Imagining Men: Ideals of Masculinity in Ancient Greek Culture

Imagining Men: Ideals of Masculinity in Ancient Greek Culture

Imagining Men: Ideals of Masculinity in Ancient Greek Culture

Imagining Men: Ideals of Masculinity in Ancient Greek Culture

Synopsis

The mestizo was a drug lord from South America. The black man was his barrister from the Caribbean. The white man was an ex-con from the States.Money brought them to the barrister's office in the Cayman Islands.One had more than he would ever need. One had more than he ever expected. One had very little. Each wanted more.

Excerpt

The lives of ancient peoples may seem far removed, socially, linguistically, and especially technologically, from the concerns of the modern world. Yet the popularity of historical subjects on both the big and little screens— Troy, Alexander, 300, HBO’s Rome, the many History Channel programs— demonstrates the abiding fascination the ancient world continues to exert. Some people are drawn to the dramatic differences between the ancient and modern, others seek to find the origins for contemporary cultural features or the sources to provide meaning to our modern lives. Regardless of approach, the past holds something valuable for all of us. It is literally the root of who we are, physically through our actual ancestors and culturally in establishing the foundations for our current beliefs and practices in religious, social, domestic, and political arenas. The same ancients that we study were themselves drawn to their own pasts, often asking questions similar to the ones we pose today about our past.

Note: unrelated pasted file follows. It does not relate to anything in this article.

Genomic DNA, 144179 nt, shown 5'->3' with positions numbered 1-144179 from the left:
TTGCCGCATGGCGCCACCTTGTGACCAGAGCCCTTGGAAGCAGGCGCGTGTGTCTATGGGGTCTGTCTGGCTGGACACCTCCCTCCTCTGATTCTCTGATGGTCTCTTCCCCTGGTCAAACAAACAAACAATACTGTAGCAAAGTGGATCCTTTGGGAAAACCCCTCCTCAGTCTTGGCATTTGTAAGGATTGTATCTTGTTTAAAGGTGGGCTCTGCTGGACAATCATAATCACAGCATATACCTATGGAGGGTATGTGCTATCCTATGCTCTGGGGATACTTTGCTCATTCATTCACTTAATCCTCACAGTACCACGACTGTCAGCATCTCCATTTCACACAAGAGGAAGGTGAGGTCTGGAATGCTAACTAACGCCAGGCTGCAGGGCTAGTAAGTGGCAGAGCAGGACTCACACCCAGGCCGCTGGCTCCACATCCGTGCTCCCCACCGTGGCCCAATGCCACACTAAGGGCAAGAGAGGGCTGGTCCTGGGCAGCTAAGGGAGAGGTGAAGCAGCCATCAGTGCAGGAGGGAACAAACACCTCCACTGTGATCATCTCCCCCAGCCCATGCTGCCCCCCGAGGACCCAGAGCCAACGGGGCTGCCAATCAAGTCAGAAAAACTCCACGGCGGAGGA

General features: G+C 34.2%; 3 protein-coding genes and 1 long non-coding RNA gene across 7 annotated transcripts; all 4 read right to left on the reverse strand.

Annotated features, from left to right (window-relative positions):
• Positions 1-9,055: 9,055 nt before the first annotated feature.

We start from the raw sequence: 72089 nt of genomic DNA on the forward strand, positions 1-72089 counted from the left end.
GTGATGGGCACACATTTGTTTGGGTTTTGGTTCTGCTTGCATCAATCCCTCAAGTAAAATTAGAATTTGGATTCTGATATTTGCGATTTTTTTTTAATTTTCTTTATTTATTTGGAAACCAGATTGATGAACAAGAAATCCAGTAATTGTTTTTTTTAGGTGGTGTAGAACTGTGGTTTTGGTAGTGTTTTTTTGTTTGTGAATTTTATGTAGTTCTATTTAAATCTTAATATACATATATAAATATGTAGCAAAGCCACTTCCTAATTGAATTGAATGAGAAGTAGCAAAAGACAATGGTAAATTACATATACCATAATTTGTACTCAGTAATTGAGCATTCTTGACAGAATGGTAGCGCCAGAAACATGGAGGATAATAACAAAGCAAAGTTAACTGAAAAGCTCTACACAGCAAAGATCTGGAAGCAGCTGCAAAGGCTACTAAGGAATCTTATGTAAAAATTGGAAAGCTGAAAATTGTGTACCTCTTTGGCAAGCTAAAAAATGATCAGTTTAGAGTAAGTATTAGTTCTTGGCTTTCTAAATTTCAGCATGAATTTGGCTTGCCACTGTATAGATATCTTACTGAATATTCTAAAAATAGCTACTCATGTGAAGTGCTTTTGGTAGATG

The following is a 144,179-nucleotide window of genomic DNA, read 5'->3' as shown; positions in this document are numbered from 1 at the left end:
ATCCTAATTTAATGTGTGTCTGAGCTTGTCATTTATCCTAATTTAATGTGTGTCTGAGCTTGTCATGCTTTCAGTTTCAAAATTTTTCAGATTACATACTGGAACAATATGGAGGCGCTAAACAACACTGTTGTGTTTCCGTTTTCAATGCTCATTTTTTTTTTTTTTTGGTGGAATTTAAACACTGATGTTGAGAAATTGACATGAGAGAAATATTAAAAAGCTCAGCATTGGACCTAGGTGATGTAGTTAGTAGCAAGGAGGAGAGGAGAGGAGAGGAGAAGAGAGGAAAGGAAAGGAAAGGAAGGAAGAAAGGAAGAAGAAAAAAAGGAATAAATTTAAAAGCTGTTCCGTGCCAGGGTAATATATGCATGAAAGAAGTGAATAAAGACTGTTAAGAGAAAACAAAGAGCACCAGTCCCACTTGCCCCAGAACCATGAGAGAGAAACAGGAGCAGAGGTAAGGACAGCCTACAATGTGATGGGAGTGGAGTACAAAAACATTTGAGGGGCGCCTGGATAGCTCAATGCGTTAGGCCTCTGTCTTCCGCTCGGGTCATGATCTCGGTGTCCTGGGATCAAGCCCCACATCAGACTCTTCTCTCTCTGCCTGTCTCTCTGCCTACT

The books in the Praeger Series on the Ancient World address different topics from various perspectives. The ones on myth, sports, technology, warfare, and women explore these subjects cross-culturally, both within the ancient Mediterranean context—Egypt, Mesopotamia, Greece, Rome, and others—and between the ancient Mediterranean cultures and those of the Americas, Africa, and Asia. Others, including the volumes on literature, men, sexuality, and politics and society, examine their topic more specifically within a Greek or Greek and Roman cultural framework.

All renowned scholars committed to bringing the fruits of their research to wider audiences, each author brings a distinctive new approach to his or her topic that differentiates them from the many books that exist on the ancient world. A major strength of the first group of books is their multicultural breadth, which is informative in its comprehensive embrace and provides numerous opportunities for comparative insights. Likewise, the books in the second group explore their topics in dramatically new ways: the inner life of male identity, the contributions of both women and men to the social polity, the ancient constructions of concepts of sexuality and eroticism.

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